Premarital agreements ( prenup ) are governed by state law. Therefore, the law of the state in which the spouses reside determines what may and may not be included in a premarital agreement. While the law varies by state, there are a few generally applicable rules regarding what spouses may not agree to in a premarital agreement.
All states prohibit premarital agreements that define or eliminate a spouse’s obligation to pay child support. A provision in a premarital agreement that defines or eliminates a spouse’s child support obligation is unenforceable.
All states prohibit premarital agreements that define the spouses’ child custody rights. A limitation or definition of visitation rights is also prohibited. A court will refuse to enforce a provision in a premarital agreement that defines child custody or visitation rights.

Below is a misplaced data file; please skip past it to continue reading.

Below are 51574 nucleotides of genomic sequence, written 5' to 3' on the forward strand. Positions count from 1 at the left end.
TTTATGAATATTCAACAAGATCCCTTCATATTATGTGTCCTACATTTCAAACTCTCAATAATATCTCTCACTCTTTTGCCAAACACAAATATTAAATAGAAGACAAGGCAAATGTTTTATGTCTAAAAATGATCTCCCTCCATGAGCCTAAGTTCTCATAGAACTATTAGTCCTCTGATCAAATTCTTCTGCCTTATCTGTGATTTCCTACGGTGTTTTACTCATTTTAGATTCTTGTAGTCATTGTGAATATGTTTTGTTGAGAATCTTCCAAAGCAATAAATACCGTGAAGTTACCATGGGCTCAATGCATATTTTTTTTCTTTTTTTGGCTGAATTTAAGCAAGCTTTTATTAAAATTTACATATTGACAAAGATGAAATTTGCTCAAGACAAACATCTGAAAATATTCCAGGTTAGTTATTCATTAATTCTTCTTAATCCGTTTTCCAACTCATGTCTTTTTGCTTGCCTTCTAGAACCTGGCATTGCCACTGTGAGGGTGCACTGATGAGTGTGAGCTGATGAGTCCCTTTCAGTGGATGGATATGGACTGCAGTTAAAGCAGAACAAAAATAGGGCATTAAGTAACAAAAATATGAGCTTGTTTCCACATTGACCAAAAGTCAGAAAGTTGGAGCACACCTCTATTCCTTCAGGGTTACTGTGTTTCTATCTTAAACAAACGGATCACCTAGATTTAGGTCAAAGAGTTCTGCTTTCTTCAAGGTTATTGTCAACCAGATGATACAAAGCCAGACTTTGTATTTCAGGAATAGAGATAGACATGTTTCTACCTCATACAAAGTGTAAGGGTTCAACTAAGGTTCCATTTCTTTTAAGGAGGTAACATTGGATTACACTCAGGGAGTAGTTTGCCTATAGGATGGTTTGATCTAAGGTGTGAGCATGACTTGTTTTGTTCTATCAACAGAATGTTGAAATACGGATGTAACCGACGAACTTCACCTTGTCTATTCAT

Spouses may not agree to anything that violates state law or public policy in a premarital agreement. A provision in a premarital agreement that contains an illegal bargain is unenforceable.
In some states, a premarital agreement may not be used to eliminate a spouse’s right to spousal support or alimony in the event of divorce. In other states, the spouses may agree to eliminate spousal support or alimony in a premarital agreement.
Long Island divorce lawyers, the Law Offices of Frederic C. Foster recognizes that the laws regarding premarital agreements, including those concerning invalids are constantly changing and we work hard to make sure the contracts agreed upon by the parties involved are legitimate and legal.